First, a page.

Scrape dough out onto lightly floured counter. Knead a few times, then form the dough into a ball and let it rest, covered by the empty bowl upended over it, for 10 minutes. Repeat this process — kneading a few times, then resting for 10 minutes — two more times.

Proof dough: Transfer dough to lightly oiled bowl with room for dough to at least double. Cover with plastic wrap and let proof at room temperature for 60 to 70 minutes, until doubled in bulk. Dough can also be fermented overnight or up to 4 days in the fridge. If proofing in the fridge, remove the dough before the fridge about 3 hours before you plan to bake it.

Prepare filling: Combine the sugar, cinnamon, raisins or currants, and flour in a food processor or blender, processing until the fruit is chopped.

Fill bread and form loaves: Turn out onto a floured counter and divide it into two equal pieces. Roll each into a long, thin rectangle, about 16-x-8 inches. Brush the dough with the beaten egg and water mixture. Sprinkle half the filling evenly over the egg. Beginning with a short edge, roll the dough into a log. Gently press the side seam and ends closed, and place the log in a lightly greased loaf pan. Repeat with remaining dough and filling.

Proof bread again: Cover the pan with lightly greased plastic wrap, and allow the bread to rise for about 1 hour at room temperature, or until it has crowned about about 1-inch over the rim of the pan, about 45 to 60 minutes. About halfway through, heat oven to 350°F.

Bake bread: For about 40 minutes, rotating the loaf once for even color. When done, it will sound a bit hollow when tapped and the internal temperature will read 190°F.

Notes:

  • About this bread: I’m long overdue to share a 100% whole wheat sandwich bread with you and this is a great one. [I shared a Light Wheat Bread with a mix of whole wheat and white flour nearly five years ago and promised to come back with a full-grain one but then I went and had a kid and then a cookbook and my brain hasn't really worked right since.] You could entirely forgo the cinnamon swirl and make a lovely loaf, perfect for sandwiches. But why would you do a thing like that?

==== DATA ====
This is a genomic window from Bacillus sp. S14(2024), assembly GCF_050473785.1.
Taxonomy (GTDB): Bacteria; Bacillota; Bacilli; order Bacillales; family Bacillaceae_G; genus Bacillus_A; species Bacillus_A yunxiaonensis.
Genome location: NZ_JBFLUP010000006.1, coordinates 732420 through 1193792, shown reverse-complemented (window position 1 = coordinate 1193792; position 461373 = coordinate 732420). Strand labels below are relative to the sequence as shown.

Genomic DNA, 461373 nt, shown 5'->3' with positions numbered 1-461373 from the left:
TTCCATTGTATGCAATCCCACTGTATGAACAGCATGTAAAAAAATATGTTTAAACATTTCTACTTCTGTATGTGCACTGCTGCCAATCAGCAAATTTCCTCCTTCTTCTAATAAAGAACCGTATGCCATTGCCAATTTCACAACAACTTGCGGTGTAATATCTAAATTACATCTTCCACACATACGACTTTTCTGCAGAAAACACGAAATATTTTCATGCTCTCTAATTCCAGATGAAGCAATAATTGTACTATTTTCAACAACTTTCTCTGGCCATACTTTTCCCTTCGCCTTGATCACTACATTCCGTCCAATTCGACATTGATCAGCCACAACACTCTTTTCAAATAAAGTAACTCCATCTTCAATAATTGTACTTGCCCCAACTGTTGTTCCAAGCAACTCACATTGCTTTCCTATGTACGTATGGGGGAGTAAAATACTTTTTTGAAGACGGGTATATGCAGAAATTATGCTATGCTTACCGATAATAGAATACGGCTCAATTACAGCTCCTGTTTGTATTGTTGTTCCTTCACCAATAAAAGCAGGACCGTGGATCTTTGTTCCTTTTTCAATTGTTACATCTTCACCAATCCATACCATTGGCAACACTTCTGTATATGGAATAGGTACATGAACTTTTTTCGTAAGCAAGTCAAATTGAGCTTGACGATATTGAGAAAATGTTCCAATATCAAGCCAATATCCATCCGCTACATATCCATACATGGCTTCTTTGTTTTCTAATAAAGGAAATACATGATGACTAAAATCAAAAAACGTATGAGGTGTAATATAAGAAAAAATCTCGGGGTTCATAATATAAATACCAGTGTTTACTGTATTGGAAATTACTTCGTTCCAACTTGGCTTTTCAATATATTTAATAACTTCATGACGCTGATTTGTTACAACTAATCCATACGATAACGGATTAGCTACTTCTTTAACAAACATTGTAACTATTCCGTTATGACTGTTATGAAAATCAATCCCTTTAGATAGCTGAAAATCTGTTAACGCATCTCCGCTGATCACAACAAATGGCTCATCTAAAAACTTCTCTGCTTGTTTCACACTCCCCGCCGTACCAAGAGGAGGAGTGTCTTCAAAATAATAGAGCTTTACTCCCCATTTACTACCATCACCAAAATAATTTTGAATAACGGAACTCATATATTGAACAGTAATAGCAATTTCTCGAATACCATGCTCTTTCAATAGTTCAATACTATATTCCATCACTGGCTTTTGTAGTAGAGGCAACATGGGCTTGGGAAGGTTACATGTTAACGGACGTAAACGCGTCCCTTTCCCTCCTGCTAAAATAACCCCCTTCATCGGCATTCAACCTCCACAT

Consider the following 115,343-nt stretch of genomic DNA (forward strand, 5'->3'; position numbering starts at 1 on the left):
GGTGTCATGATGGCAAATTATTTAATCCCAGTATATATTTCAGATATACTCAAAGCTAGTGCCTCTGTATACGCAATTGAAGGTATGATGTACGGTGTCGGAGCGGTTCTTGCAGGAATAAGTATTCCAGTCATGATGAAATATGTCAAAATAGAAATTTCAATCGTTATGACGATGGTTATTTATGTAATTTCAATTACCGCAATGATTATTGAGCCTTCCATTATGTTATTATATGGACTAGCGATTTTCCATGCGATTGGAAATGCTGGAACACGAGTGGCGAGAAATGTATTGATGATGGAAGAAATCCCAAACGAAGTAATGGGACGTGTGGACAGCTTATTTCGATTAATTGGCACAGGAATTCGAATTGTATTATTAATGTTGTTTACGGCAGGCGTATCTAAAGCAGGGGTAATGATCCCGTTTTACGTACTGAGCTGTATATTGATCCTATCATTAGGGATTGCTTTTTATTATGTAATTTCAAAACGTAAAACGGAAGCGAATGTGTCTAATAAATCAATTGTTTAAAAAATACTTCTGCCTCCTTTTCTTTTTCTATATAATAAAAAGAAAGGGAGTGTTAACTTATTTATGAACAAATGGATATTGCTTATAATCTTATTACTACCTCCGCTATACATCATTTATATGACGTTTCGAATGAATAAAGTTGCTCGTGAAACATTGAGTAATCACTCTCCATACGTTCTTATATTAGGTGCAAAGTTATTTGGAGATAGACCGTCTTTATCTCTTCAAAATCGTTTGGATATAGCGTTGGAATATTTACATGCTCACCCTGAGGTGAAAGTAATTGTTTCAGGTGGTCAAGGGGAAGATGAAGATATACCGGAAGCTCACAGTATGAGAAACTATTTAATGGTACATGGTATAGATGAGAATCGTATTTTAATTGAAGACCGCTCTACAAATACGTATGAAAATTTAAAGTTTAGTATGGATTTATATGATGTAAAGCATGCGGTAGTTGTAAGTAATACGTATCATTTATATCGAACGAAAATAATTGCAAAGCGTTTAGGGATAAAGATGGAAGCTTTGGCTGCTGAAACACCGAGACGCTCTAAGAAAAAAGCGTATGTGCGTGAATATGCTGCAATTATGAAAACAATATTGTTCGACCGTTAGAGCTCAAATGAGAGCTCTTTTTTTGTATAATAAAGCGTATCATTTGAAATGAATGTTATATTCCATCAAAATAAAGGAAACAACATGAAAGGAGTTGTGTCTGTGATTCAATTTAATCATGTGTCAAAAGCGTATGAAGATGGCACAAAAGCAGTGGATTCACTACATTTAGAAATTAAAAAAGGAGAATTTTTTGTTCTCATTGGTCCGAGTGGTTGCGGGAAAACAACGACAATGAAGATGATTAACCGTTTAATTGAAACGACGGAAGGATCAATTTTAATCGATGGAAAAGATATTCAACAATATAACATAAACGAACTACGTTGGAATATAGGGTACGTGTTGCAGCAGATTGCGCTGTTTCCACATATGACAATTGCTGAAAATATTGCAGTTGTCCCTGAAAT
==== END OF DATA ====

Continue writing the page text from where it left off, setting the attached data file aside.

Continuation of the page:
• About the cinnamon swirl: From King Arthur’s baking blog, I learned a great trick — brushing egg, instead of melted butter, over the rolled-out dough to adhere the cinnamon filling. While butter causes separations in the spiral, egg helps it stay together once sliced. They found that grinding the filling a bit helped it adhere, as well.
  • Whole wheat versus white whole wheat flour: Either can be used here. I opted for the regular, darker stuff, but if you’re new to whole wheat baking, white whole wheat which is from a paler, more delicate variety of wheat, leading to less gritty, more delicate baked goods. I usually use King Arthur Flour’s version.
  • Which whole grains to use: Peter Reinhart suggests any of the following for the 160 gram (he recommends measuring grains by weight) portion: rye flour, rye meal, rye flakes, cornmeal, cooked grits or polenta, rolled oats or oat flour, amaranth, uncooked ground quinoa, cooked whole quinoa, quinoa flakes, whole or ground flaxseeds (he recommends limiting this to under 30 grams of the mixed), or cooked brown rice, bulgur or barley.
  • My whole-grain mix: For the whole-grain portion of the recipe, I used about 2/3 of the weight (100 grams) in 7-grain cereal mix and 1/3 the weight (60 grams) in dark rye flour. Standing in the grocery aisle, I’d been plagued by indecision about which new grains to buy, not wanting to further stuff the cabinet with ingredients I may not use up quickly, when I spotted the 7-Grain Hot Cereal from Bob’s Red Mill and had a “a-ha!” moment. Containing whole grain wheat, ryes, oats, barley, brown rice and oat bran finely enough ground that it could be added to a dough without precooking (it requires all of 10 minutes on the stovetop, cooked as cereal), this will be my new way of bulking up bread with whole grains without having to actually invest in 8 additional canisters, and it tastes great here.
  • Recipe weights: Peter Reinhart uses slightly different weights for his ingredients than I do and I default to his here, in case you were the type of person to notice these tiny discrepancies. I tested the recipe with his; they work as perfectly as you’d expect.
  • To halve this and make one loaf: Halve each ingredient. The only part that will be a headache is the egg. Beat it until loose and fluffy and carefully pour the first half into the bread dough. You can use the second half to for the filling portion.
  • To make this without milk: Just use water in its place, or soy or rice milk. However, the milk makes the bread more tender and golden, so only skip it if you must.